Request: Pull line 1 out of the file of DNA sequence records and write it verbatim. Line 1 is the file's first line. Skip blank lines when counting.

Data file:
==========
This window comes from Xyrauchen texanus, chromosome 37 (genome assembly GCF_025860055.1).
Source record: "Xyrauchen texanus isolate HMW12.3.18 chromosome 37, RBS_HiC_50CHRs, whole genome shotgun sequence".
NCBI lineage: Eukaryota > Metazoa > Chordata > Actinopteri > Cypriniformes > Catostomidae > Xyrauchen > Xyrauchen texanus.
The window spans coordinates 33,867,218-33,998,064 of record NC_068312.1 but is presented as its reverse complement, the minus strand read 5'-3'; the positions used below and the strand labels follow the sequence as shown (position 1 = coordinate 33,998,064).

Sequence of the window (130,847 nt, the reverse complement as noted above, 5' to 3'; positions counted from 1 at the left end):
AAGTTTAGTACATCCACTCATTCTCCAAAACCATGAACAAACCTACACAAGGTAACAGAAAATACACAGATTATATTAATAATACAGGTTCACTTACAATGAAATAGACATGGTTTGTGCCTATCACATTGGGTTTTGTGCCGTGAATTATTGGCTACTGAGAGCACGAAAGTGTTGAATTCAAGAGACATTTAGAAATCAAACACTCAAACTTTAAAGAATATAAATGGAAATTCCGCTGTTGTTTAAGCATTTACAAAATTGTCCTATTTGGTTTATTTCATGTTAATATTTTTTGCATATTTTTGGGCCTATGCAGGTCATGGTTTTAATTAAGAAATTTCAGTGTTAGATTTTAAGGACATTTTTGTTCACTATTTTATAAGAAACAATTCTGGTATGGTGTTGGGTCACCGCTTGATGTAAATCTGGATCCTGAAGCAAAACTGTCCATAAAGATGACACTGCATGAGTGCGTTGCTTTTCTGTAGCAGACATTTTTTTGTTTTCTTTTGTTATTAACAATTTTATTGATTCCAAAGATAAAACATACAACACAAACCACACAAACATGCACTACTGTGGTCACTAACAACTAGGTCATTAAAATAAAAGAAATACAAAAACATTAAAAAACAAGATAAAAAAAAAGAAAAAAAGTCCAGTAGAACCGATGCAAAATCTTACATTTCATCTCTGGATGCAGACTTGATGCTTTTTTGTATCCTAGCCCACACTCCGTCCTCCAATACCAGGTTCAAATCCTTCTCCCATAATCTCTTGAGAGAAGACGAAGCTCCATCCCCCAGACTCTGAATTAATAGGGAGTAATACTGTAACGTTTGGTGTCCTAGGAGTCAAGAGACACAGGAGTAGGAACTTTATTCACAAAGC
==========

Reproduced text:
This window comes from Xyrauchen texanus, chromosome 37 (genome assembly GCF_025860055.1).